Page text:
The tenacious ability of insects and diseases to replicate and change rapidly poses big problems not only for producers, but also for the plant pathologists and breeders who earn their keep combating them.

So when a breakthrough comes along, there's always good reason to take heed.

The most recent breakthrough can be found at the University of Illinois (U of I) where — after nearly three years of screening and testing — a team of researchers identified and mapped a single gene that provides soybean aphid resistance.

The gene came from Dowling, a Group VIII variety that was originally released by Texas A&M in 1978.

“The source of the resistance in Dowling can be traced back to Asia,” says Glenn Hartman, plant pathologist with USDA's Agricultural Research Service (ARS) at U of I.

Because aphid resistance comes from a single gene, Hartman says getting it into commercial types should move quickly, provided public and private seed industries adopt the licensed methods and technology.

“A simple, back-crossing breeding program should get this resistant gene into commercial types within three to four years,” he says.

The resistance source has been field tested, and so far the results confirm that aphid resistance is “very good,” according to Brian Diers, U of I plant breeder.

“We're making crosses with commercial varieties adapted to the northern U.S., so ultimately producers will likely see new, aphid resistant lines in the Group II-IV range within a few years,” he says.

The cost savings to producers will be tremendous, says Hartman, who points out spraying for aphids cost $15-25/acre or more in 2003. More than 1 million acres were treated in Illinois alone, he says.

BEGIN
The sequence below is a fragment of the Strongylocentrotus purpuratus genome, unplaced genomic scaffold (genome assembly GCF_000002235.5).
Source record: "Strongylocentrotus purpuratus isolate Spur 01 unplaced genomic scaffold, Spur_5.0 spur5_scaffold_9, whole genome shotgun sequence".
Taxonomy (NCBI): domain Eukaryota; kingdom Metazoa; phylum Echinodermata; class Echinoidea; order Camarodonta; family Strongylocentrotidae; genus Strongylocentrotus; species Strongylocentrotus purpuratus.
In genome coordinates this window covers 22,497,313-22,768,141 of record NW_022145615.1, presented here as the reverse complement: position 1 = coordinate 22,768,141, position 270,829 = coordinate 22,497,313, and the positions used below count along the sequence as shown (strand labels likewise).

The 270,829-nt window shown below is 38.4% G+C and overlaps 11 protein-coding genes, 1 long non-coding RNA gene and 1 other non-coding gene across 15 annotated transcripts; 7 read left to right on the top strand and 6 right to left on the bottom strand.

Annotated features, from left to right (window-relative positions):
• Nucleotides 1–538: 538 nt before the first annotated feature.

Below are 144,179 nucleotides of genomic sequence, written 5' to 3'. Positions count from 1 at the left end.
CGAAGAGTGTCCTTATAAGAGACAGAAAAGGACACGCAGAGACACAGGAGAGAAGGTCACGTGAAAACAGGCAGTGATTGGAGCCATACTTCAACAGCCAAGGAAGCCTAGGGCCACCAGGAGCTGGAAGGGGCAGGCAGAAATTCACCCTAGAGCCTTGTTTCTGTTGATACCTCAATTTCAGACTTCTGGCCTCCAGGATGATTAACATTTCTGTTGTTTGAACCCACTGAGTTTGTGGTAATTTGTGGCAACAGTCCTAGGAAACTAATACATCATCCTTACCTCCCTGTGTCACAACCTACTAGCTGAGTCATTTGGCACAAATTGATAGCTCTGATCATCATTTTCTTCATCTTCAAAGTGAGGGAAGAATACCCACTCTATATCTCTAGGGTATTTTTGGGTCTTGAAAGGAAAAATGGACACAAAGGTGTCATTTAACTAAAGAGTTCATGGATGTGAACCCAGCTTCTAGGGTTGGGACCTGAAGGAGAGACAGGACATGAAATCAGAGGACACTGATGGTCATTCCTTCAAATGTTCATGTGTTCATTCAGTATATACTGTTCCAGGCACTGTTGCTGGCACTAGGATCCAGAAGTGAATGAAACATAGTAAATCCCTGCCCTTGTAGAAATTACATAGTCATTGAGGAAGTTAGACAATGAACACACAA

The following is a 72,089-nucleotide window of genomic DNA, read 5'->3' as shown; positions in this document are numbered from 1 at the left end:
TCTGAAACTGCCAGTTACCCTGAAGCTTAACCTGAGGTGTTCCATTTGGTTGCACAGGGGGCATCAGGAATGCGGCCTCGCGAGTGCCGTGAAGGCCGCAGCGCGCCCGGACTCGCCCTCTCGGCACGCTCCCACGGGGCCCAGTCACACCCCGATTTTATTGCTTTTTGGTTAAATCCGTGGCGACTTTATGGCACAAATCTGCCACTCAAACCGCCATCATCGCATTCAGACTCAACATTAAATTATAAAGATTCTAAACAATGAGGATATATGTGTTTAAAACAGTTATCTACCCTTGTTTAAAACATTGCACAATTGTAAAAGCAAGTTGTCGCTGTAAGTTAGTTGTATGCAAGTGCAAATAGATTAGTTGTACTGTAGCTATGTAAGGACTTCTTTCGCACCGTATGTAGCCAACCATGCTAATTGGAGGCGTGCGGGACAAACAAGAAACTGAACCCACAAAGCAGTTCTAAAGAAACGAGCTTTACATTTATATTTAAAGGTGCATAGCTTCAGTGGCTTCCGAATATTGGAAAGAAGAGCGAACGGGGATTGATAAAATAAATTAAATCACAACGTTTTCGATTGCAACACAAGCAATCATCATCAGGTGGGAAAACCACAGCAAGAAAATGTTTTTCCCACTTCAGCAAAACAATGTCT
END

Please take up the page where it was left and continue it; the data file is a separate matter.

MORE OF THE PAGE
Diers and Hartman also say that such discoveries wouldn't be possible if it weren't for the USDA/ARS Soybean Germplasm collection overseen by Randall Nelson, a USDA/ARS scientist at the U of I. The collection now holds more than 16,000 germplasm accessions — many from Asia and China.

“No matter what the disease or pest, it usually takes about two to three years to screen the entire germplasm bank in hopes of finding sources of resistance that may be useful for further screening and testing,” says Hartman.

Hartman, Diers and other researchers at U of I are also screening and testing parent materials for use in developing resistance to other diseases and pests, such as soybean cyst nematode (SCN), soybean rust and some select viruses.

Soybean Cyst Nematode: While SCN resistant varieties now exist, most resistant varieties in the northern U.S. have resistance genes only from Plant Identification No. (PI) 88788. Further screening and testing is being done with other resistance sources, too, according to Diers. Hartwig is a source many breeders are using because it gives broader SCN resistance than PI 88788. Incorporating resistance from this source into high-yielding northern varieties has been difficult, however.

Soybean Rust: Backed by funding from the United Soybean Board, USDA/ARS scientists are extensively conducting screenings of the USDA germplasm bank at Ft. Detrick, based in Frederick, MD. “It's a highly secure military facility, and it's the only place in the U.S. where containment is available and screenings for soybean rust resistance can be done,” says Hartman.

Soybean Mosaic and Tobacco Streak Viruses: Based on screenings of the USDA's germplasm collection at U of I, Hartman says he may have found a new source of resistance to these two viruses. He says screening and testing efforts will continue.

Phytophthora Root Rot: A new, single gene has been identified for resistance to Phytophthora root rot, as well as genes which contribute to partial resistance, says Anne Dorrance, plant pathologist at the Ohio Agricultural Research and Development Center, based in Wooster. “This finding comes at a good time because Phytophthora is slowly adapting to current soybean resistant genes,” she says.

In 2002, Ohio State University released the single, new gene to the industry in adapted germplasm combined with both resistant and partial resistant genes.

Producers may likely see commercial introductions of high- yielding lines of soybeans with this new, resistant gene to Phytophthora as early as 2007.